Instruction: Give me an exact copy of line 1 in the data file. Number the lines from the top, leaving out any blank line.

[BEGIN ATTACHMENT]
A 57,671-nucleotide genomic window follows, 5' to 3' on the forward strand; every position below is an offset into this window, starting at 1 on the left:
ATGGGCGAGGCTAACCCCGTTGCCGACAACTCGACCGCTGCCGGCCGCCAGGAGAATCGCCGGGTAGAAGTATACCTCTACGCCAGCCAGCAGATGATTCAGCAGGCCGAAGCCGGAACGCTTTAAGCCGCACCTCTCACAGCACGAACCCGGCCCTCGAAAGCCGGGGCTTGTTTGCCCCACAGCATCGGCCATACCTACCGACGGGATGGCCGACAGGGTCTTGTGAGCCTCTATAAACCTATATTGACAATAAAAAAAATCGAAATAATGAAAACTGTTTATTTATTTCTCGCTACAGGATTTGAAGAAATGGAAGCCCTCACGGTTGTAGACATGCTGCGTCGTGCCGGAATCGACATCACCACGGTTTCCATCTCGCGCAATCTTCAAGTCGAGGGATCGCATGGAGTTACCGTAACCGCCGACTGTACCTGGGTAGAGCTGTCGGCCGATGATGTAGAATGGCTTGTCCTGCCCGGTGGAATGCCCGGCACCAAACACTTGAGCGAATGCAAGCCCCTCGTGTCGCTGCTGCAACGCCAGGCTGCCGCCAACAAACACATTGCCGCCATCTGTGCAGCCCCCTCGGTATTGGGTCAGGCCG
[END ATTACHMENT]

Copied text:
A 57,671-nucleotide genomic window follows, 5' to 3' on the forward strand; every position below is an offset into this window, starting at 1 on the left: